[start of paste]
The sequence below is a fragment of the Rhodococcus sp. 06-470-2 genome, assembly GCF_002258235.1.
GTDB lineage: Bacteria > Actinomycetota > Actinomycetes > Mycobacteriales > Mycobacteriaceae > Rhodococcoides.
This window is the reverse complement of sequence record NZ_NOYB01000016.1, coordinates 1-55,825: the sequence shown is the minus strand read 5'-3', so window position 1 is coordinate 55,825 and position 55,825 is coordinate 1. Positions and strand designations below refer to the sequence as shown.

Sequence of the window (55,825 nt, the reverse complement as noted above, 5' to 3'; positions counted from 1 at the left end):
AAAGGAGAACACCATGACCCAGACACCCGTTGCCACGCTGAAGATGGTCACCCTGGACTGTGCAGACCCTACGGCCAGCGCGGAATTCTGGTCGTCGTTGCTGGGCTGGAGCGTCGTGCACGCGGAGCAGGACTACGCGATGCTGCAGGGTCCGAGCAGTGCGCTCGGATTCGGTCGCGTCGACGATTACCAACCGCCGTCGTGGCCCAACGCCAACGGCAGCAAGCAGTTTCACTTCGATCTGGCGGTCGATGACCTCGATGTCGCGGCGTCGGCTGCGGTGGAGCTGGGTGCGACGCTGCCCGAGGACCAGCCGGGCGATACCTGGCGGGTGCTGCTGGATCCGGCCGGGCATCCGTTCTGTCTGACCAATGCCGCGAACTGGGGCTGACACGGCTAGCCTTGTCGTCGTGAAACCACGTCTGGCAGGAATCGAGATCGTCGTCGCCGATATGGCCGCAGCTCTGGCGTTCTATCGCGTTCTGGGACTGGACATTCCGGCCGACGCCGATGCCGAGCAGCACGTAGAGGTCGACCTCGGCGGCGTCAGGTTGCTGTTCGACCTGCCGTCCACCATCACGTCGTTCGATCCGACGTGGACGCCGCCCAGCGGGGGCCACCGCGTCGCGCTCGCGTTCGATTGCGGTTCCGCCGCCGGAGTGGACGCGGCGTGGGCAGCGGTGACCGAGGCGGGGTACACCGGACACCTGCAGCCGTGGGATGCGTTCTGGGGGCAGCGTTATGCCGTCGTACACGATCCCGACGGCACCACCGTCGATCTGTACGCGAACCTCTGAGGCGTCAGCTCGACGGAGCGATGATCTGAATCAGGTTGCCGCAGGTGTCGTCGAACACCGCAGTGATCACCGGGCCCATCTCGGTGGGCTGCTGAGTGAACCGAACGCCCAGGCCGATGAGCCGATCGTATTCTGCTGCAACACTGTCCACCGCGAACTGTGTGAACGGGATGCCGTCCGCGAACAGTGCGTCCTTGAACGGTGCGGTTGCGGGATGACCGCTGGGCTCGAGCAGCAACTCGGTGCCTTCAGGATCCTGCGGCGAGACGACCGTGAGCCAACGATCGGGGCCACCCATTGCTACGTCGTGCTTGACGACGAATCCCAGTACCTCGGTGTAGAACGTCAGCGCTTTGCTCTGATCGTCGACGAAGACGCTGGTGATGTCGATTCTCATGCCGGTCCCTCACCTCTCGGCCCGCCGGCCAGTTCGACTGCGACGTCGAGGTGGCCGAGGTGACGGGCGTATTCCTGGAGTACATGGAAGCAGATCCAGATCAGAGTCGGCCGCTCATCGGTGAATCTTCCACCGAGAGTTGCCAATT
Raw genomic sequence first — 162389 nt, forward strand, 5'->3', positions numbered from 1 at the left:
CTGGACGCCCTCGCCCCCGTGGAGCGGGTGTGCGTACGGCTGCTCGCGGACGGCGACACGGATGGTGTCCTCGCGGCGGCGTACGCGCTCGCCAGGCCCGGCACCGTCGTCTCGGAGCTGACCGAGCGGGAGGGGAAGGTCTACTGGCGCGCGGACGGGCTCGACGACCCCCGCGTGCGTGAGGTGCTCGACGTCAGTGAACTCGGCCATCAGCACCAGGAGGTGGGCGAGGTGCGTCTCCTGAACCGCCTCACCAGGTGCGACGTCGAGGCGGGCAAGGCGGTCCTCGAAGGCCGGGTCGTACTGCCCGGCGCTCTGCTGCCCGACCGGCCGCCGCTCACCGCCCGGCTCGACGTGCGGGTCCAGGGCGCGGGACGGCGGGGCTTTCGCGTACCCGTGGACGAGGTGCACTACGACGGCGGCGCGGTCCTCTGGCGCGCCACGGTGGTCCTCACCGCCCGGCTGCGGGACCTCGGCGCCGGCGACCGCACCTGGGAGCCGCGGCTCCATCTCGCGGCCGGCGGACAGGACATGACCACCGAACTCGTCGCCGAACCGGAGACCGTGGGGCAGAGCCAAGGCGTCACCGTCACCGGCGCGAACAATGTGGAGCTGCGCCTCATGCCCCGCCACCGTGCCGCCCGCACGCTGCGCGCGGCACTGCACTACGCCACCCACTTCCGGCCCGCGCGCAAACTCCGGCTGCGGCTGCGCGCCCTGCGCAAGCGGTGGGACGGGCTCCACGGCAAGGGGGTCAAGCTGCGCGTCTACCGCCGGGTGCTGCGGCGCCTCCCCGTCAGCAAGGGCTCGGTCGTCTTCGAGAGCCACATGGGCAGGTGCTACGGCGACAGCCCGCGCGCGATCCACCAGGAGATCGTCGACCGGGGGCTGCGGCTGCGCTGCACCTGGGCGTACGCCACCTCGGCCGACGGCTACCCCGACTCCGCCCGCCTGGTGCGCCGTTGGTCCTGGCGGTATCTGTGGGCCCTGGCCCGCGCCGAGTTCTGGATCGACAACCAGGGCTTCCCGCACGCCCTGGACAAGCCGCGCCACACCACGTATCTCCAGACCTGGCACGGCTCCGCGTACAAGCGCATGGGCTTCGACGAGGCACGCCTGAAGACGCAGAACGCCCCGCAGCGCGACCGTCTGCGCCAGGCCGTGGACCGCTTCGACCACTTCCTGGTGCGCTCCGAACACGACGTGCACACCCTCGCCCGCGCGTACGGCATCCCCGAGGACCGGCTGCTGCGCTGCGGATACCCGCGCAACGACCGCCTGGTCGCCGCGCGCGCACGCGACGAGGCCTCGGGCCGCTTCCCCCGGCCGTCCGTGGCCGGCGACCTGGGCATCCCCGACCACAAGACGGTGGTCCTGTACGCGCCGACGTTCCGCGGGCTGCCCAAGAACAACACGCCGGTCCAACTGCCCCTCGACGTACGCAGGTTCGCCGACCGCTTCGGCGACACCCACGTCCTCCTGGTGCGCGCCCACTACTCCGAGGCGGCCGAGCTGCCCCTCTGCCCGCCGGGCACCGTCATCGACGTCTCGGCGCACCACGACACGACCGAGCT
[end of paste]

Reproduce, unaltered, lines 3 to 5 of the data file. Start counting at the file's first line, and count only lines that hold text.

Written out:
This window is the reverse complement of sequence record NZ_NOYB01000016.1, coordinates 1-55,825: the sequence shown is the minus strand read 5'-3', so window position 1 is coordinate 55,825 and position 55,825 is coordinate 1. Positions and strand designations below refer to the sequence as shown.

Sequence of the window (55,825 nt, the reverse complement as noted above, 5' to 3'; positions counted from 1 at the left end):
AAAGGAGAACACCATGACCCAGACACCCGTTGCCACGCTGAAGATGGTCACCCTGGACTGTGCAGACCCTACGGCCAGCGCGGAATTCTGGTCGTCGTTGCTGGGCTGGAGCGTCGTGCACGCGGAGCAGGACTACGCGATGCTGCAGGGTCCGAGCAGTGCGCTCGGATTCGGTCGCGTCGACGATTACCAACCGCCGTCGTGGCCCAACGCCAACGGCAGCAAGCAGTTTCACTTCGATCTGGCGGTCGATGACCTCGATGTCGCGGCGTCGGCTGCGGTGGAGCTGGGTGCGACGCTGCCCGAGGACCAGCCGGGCGATACCTGGCGGGTGCTGCTGGATCCGGCCGGGCATCCGTTCTGTCTGACCAATGCCGCGAACTGGGGCTGACACGGCTAGCCTTGTCGTCGTGAAACCACGTCTGGCAGGAATCGAGATCGTCGTCGCCGATATGGCCGCAGCTCTGGCGTTCTATCGCGTTCTGGGACTGGACATTCCGGCCGACGCCGATGCCGAGCAGCACGTAGAGGTCGACCTCGGCGGCGTCAGGTTGCTGTTCGACCTGCCGTCCACCATCACGTCGTTCGATCCGACGTGGACGCCGCCCAGCGGGGGCCACCGCGTCGCGCTCGCGTTCGATTGCGGTTCCGCCGCCGGAGTGGACGCGGCGTGGGCAGCGGTGACCGAGGCGGGGTACACCGGACACCTGCAGCCGTGGGATGCGTTCTGGGGGCAGCGTTATGCCGTCGTACACGATCCCGACGGCACCACCGTCGATCTGTACGCGAACCTCTGAGGCGTCAGCTCGACGGAGCGATGATCTGAATCAGGTTGCCGCAGGTGTCGTCGAACACCGCAGTGATCACCGGGCCCATCTCGGTGGGCTGCTGAGTGAACCGAACGCCCAGGCCGATGAGCCGATCGTATTCTGCTGCAACACTGTCCACCGCGAACTGTGTGAACGGGATGCCGTCCGCGAACAGTGCGTCCTTGAACGGTGCGGTTGCGGGATGACCGCTGGGCTCGAGCAGCAACTCGGTGCCTTCAGGATCCTGCGGCGAGACGACCGTGAGCCAACGATCGGGGCCACCCATTGCTACGTCGTGCTTGACGACGAATCCCAGTACCTCGGTGTAGAACGTCAGCGCTTTGCTCTGATCGTCGACGAAGACGCTGGTGATGTCGATTCTCATGCCGGTCCCTCACCTCTCGGCCCGCCGGCCAGTTCGACTGCGACGTCGAGGTGGCCGAGGTGACGGGCGTATTCCTGGAGTACATGGAAGCAGATCCAGATCAGAGTCGGCCGCTCATCGGTGAATCTTCCACCGAGAGTTGCCAATT